History of Ceredigion
Ceredigion has been a recognised unit since the fifth century.
Cardiganshire was formed by the 1536 Act. From 1974 to 1996 the historical name Ceredigion was adopted by the District Council and the name Ceredigion County Council by the new unitary authority in 1996.
The county stretches from Eglwys-fach in the north to Cardigan town in the south, and its main towns are Aberystwyth, Aberaeron, Lampeter, Tregaron, Llandysul and Cardigan. The main Council offices are shared between Aberystwyth and Aberaeron but there are local offices in all the main towns.
Of the resident population of 70,000, 59% are Welsh speakers according to the 1991 census.Two of the University Colleges of Wales are located in the County, one in Aberystwyth and the other in Lampeter. The county has a college of Further Education and a system of bilingual education is offered in the county's schools.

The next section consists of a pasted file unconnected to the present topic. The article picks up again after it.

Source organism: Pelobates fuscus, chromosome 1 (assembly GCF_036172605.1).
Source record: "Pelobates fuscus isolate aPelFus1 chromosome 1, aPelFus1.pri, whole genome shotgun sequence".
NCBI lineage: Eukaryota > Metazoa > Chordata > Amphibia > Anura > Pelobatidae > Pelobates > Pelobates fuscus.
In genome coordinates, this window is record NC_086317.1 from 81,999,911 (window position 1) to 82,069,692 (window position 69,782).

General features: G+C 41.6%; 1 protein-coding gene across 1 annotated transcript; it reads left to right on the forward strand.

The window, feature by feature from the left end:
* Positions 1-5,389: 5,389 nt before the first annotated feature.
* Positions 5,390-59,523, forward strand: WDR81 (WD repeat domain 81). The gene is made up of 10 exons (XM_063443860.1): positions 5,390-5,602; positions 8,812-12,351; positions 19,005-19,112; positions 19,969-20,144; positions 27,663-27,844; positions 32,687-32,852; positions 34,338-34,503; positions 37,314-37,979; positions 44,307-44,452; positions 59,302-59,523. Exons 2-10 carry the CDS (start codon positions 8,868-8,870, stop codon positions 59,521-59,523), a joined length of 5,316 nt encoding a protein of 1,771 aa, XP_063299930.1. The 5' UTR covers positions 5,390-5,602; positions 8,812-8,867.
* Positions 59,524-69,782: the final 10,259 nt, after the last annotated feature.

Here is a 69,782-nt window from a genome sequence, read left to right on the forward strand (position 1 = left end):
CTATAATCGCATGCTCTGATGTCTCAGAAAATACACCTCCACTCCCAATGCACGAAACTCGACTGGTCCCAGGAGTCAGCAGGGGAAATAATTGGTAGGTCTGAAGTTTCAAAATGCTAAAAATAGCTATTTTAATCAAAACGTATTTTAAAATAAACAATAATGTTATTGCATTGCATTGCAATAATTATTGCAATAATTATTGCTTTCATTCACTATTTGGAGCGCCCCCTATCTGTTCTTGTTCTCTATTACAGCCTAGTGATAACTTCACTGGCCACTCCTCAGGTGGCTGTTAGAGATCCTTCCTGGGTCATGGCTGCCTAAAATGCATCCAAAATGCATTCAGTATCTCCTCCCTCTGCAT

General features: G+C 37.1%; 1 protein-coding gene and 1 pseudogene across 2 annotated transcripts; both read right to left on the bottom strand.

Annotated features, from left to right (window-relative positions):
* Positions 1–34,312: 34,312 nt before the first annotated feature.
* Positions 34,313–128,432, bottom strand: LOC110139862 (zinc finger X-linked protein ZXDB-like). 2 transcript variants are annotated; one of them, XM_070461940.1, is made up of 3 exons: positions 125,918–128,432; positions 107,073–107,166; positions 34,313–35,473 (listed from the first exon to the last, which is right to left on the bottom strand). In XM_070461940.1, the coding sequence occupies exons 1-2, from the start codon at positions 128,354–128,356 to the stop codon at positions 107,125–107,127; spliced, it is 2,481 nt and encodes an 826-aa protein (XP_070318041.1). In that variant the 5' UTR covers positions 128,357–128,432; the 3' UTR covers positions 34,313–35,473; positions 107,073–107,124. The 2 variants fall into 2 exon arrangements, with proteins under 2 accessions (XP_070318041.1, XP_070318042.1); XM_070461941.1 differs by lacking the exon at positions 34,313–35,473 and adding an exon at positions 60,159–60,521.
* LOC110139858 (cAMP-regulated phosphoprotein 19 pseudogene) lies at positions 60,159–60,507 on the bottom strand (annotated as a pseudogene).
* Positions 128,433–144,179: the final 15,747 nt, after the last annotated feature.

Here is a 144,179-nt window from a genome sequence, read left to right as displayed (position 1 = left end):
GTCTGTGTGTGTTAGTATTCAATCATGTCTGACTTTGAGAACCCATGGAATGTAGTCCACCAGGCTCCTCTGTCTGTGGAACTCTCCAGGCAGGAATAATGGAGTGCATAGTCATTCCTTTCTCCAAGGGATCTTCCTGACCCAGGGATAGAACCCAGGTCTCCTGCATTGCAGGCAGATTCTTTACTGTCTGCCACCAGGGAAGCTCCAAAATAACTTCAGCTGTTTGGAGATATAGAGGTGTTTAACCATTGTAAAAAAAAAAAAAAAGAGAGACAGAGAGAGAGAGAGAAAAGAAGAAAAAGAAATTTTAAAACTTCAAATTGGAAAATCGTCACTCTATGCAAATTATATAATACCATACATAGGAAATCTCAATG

There are three art centres in the county in Aberystwyth, Felin-fach and Cardigan, and Aberystwyth is the home of the National Library of Wales, the Welsh Books Council and Urdd Gobaith Cymru. Indeed, Aberystwyth in particular and the county in general is an important cultural and academic centre, it is one of the strongholds of the Welsh language and is crucial to the growth and prosperity of the language in Wales.
Since April 1st, 1996 the people of Ceredigion County have one Council providing Local Government Services in this area. The Council includes 44 Members who represent 36 Wards.